This year’s Mental Health Awareness Week is from the 15th-21st May and is focusing on anxiety, which is one of the most common mental health problems we can face, within our personal and work life. Most people feel anxious at times and statistics on anxiety show that nearly 7% of all people in England struggle with anxiety. Research also suggests that women are almost twice as likely to be diagnosed with an anxiety disorder than men, however, this might be because women are more likely to seek help and treatment for anxiety.
It’s particularly common to experience some anxiety while coping with stressful events or changes, especially if they could have a big impact on your life and anxiety isn’t necessarily a bad thing. It can spur us on, help us stay alert, make us aware of risks and motivate us to solve problems. However, anxiety can be a problem if it affects your ability to live your life. If your anxiety is ongoing, intense, hard to control or out of proportion to your situation, it can be a sign of a mental health problem. Our latest article explores how to manage anxiety and spot the signs.
Symptoms of anxiety
Anxiety can effect your mind and body. Common anxiety signs and symptoms include:
- Feeling nervous, restless or tense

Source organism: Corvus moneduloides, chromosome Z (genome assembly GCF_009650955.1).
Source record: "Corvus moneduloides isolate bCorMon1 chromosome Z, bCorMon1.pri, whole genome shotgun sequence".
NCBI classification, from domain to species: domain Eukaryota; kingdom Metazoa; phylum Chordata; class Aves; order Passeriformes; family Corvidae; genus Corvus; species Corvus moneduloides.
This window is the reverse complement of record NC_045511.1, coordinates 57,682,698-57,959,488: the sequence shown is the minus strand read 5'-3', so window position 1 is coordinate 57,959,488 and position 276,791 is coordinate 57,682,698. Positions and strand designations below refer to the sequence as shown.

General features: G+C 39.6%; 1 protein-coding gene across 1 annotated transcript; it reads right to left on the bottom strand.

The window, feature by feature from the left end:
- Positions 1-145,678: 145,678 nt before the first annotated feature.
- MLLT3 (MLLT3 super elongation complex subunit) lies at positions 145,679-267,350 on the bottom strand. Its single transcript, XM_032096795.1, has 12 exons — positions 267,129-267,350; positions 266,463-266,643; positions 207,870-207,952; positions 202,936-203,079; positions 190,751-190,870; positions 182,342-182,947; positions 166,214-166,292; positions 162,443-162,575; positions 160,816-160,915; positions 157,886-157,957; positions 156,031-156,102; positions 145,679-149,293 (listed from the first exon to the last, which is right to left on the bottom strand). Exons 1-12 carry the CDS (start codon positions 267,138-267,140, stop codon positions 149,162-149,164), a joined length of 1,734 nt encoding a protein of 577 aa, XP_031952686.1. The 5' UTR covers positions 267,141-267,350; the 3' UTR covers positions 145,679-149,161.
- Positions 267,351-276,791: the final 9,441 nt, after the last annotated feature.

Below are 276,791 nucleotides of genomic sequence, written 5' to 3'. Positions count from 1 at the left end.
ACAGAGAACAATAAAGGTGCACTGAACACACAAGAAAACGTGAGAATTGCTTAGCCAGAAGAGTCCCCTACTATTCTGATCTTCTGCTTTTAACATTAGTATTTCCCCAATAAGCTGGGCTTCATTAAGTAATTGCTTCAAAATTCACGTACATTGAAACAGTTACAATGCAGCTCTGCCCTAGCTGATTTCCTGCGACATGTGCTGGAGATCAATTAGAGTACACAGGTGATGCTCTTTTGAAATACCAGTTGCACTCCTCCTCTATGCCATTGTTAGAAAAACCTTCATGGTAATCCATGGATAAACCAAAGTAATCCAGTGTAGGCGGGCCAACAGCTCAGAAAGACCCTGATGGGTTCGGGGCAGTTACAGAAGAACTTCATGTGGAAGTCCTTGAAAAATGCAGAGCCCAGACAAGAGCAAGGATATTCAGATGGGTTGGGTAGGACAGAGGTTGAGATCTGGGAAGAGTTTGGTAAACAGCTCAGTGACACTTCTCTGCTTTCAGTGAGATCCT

- Having a sense of impending danger, panic or doom
- Having an increased heart rate
- Breathing rapidly (hyperventilation)
- Feeling weak or tired
- Trouble concentrating or thinking about anything other than the present worry
- Having trouble sleeping
- Experiencing gastrointestinal (GI) problems
- Having difficulty controlling worry
- Having the urge to avoid things that trigger anxiety
Causes of anxiety
No two people are the same and we all cope with situations differently and everyone’s anxiety levels can vary. Some people find more situations stressful and experience more challenges in life than others, and they get more anxious as a result.
However, possible causes of anxiety include:
- Our upbringing
- Our environment
- Things that happen to us
- Our temperament
How to cope with anxiety
While you can’t outright prevent developing an anxiety disorder, there are a number of strategies you can use to help you cope with anxiety and manage your anxiety symptoms. Taking time-out can be a useful tool. Practice yoga, listen to music, meditate, get a massage, or learn relaxation techniques. Often we find that stepping back from the problem helps clear your head.
Getting enough sleep is vital to our mental health, although you may be wondering how this is possible if you lie awake at night with anxiety. Practising a good bedtime routine can help, with a wind down period and removal of phones/laptops from the bedroom. Maybe it’s time to pick up that book you’ve been meaning to read.
Talk to someone. Tell friends and family you’re feeling overwhelmed, and let them know how they can help you. Turning to a therapist for professional help is always a good idea and utilising your work support can be invaluable in coping.
Engaging in exercise diverts you from the very thing you are anxious about and moving your body decreases muscle tension, lowering the body’s contribution to feeling anxious. Aiming for 30 minutes or more of exercise a day for three to five days a week may significantly improve depression or anxiety symptoms. But smaller amounts of physical activity-as little as 10 to 15 minutes at a time may make a difference.
For further information on how to manage anxiety, please contact us here.